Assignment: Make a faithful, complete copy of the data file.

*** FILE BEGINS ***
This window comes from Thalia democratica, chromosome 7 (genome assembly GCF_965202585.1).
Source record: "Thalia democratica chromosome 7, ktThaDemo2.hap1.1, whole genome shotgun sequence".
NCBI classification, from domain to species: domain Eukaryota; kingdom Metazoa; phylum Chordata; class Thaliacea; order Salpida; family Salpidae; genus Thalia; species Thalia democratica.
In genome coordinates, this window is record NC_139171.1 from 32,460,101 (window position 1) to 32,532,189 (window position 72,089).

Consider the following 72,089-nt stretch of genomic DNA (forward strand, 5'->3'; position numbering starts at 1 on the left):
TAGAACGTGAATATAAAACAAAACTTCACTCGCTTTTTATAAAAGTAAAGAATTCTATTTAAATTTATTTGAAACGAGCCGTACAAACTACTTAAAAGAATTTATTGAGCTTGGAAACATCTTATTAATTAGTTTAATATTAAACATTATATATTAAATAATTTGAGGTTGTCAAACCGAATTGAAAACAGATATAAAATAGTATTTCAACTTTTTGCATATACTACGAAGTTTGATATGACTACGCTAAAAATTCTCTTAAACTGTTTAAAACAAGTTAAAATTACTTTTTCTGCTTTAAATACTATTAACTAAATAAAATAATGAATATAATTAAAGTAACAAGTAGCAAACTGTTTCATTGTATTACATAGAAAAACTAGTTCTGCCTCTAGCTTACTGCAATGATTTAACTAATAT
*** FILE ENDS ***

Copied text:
This window comes from Thalia democratica, chromosome 7 (genome assembly GCF_965202585.1).
Source record: "Thalia democratica chromosome 7, ktThaDemo2.hap1.1, whole genome shotgun sequence".
NCBI classification, from domain to species: domain Eukaryota; kingdom Metazoa; phylum Chordata; class Thaliacea; order Salpida; family Salpidae; genus Thalia; species Thalia democratica.
In genome coordinates, this window is record NC_139171.1 from 32,460,101 (window position 1) to 32,532,189 (window position 72,089).

Consider the following 72,089-nt stretch of genomic DNA (forward strand, 5'->3'; position numbering starts at 1 on the left):
TAGAACGTGAATATAAAACAAAACTTCACTCGCTTTTTATAAAAGTAAAGAATTCTATTTAAATTTATTTGAAACGAGCCGTACAAACTACTTAAAAGAATTTATTGAGCTTGGAAACATCTTATTAATTAGTTTAATATTAAACATTATATATTAAATAATTTGAGGTTGTCAAACCGAATTGAAAACAGATATAAAATAGTATTTCAACTTTTTGCATATACTACGAAGTTTGATATGACTACGCTAAAAATTCTCTTAAACTGTTTAAAACAAGTTAAAATTACTTTTTCTGCTTTAAATACTATTAACTAAATAAAATAATGAATATAATTAAAGTAACAAGTAGCAAACTGTTTCATTGTATTACATAGAAAAACTAGTTCTGCCTCTAGCTTACTGCAATGATTTAACTAATAT